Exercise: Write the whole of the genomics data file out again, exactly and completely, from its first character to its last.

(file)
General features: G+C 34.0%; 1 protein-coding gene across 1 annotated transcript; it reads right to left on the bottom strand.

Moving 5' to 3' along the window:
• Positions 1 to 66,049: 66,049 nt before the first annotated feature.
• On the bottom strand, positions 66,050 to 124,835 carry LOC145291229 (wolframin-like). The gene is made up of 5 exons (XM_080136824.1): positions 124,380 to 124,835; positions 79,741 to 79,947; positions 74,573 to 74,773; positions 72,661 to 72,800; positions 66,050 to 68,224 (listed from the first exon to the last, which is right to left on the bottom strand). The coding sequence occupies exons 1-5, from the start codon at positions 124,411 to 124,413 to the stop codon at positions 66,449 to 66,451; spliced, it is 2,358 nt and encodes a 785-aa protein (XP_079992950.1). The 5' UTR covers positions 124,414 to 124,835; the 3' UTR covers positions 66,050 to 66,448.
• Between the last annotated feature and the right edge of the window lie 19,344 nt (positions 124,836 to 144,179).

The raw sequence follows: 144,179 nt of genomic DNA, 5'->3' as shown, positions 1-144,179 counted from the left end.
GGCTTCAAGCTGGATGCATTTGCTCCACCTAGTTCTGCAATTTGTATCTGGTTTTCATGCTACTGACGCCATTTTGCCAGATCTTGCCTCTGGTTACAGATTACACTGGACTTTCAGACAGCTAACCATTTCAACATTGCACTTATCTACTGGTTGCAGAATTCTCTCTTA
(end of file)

General features: G+C 34.0%; 1 protein-coding gene across 1 annotated transcript; it reads right to left on the bottom strand.

Moving 5' to 3' along the window:
• Positions 1 to 66,049: 66,049 nt before the first annotated feature.
• On the bottom strand, positions 66,050 to 124,835 carry LOC145291229 (wolframin-like). The gene is made up of 5 exons (XM_080136824.1): positions 124,380 to 124,835; positions 79,741 to 79,947; positions 74,573 to 74,773; positions 72,661 to 72,800; positions 66,050 to 68,224 (listed from the first exon to the last, which is right to left on the bottom strand). The coding sequence occupies exons 1-5, from the start codon at positions 124,411 to 124,413 to the stop codon at positions 66,449 to 66,451; spliced, it is 2,358 nt and encodes a 785-aa protein (XP_079992950.1). The 5' UTR covers positions 124,414 to 124,835; the 3' UTR covers positions 66,050 to 66,448.
• Between the last annotated feature and the right edge of the window lie 19,344 nt (positions 124,836 to 144,179).

The raw sequence follows: 144,179 nt of genomic DNA, 5'->3' as shown, positions 1-144,179 counted from the left end.
GGCTTCAAGCTGGATGCATTTGCTCCACCTAGTTCTGCAATTTGTATCTGGTTTTCATGCTACTGACGCCATTTTGCCAGATCTTGCCTCTGGTTACAGATTACACTGGACTTTCAGACAGCTAACCATTTCAACATTGCACTTATCTACTGGTTGCAGAATTCTCTCTTA